One way of motivating civil servants might be to infuse in them some of the values that were fought for by people such as the Forgotten Heroes. More broadly, there is also an urgent need to educate an entire nation still unable to come to terms with its past while a sad, new and marginalised history unfolds quietly in places like Pondoland. Current historical discourse is shaped instead by the starry-eyed objective of creating a new national identity — an identity transformed from that of the discredited past and reflecting a contented, happily reconciled “rainbow nation”.

In this process of “nation building” there is much intellectual snivelling about whose victory, whose defeat and whose perspective should be conveyed. From the comfort of their mainly white middle-class surroundings, some academics seem as divided as South Africa’s segregated past as over the portrayal of its history. Meanwhile, back in the real world, South Africa is losing its memory and lapsing into a permanent state of collective amnesia.

Forgetting to remember is not necessarily be a bad thing in capitalist terms – it induces an illusory sense of stability, thereby encouraging investor confidence. But, in forgetfulness of the past, vast sections of the public can also be lulled into a relaxation of vigilance — as evidenced by nine right-wing terror bombs that exploded recently in Soweto (during the night of October 30, 2002). The resultant loss of life and major disruption caused would have been avoided had the public generally been more vigilant and less complacent about the realities of the present which derive from the past.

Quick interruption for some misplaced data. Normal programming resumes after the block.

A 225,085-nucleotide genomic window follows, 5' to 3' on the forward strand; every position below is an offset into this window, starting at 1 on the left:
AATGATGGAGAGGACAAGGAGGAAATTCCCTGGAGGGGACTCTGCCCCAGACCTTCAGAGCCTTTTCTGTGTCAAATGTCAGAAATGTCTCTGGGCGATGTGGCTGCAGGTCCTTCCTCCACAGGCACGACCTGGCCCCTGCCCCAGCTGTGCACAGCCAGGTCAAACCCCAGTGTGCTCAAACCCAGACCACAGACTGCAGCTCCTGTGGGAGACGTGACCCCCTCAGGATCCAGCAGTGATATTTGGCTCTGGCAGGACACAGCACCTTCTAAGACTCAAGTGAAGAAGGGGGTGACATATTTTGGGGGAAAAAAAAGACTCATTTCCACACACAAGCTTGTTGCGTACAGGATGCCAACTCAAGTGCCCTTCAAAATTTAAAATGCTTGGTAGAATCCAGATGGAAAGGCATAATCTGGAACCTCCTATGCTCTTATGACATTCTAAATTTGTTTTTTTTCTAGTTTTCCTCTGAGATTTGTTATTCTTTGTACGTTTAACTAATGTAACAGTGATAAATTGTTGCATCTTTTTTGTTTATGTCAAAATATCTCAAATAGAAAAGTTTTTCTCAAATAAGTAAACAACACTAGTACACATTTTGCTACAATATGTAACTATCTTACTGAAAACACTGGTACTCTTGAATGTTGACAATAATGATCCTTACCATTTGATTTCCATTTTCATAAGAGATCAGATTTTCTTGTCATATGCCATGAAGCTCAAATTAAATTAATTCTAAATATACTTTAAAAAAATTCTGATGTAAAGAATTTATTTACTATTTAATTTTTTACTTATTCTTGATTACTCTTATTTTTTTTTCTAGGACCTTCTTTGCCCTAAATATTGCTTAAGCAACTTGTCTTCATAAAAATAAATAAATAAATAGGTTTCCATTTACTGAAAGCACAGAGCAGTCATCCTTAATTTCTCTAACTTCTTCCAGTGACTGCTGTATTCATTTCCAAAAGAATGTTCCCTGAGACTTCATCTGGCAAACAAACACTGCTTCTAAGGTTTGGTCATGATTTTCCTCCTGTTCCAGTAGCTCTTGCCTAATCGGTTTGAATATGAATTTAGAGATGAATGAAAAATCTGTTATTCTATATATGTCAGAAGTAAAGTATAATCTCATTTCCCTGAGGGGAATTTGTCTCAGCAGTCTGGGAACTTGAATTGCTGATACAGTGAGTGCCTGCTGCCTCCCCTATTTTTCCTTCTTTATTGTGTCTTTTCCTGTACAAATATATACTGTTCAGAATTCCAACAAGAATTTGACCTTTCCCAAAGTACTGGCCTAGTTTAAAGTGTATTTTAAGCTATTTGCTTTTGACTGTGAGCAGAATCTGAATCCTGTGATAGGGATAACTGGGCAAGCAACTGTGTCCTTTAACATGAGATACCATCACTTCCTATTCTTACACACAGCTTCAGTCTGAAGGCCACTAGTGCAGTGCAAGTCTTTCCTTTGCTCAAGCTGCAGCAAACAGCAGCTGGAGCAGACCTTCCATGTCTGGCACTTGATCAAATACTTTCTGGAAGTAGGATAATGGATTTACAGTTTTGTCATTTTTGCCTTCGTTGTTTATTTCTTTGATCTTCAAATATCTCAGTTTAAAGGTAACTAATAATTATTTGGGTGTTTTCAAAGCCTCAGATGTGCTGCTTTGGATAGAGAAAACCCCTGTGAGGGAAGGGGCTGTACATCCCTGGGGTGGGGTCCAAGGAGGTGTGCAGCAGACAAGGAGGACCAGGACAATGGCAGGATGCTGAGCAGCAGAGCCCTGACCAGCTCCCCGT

A similar forgetfulness extends itself to South Africa’s new social movements, which rail against the South African government’s “neo-liberal economic policies” at a time when the country’s historical realities are far more complex than off the shelf terms such as “neo-liberalism” are capable of capturing.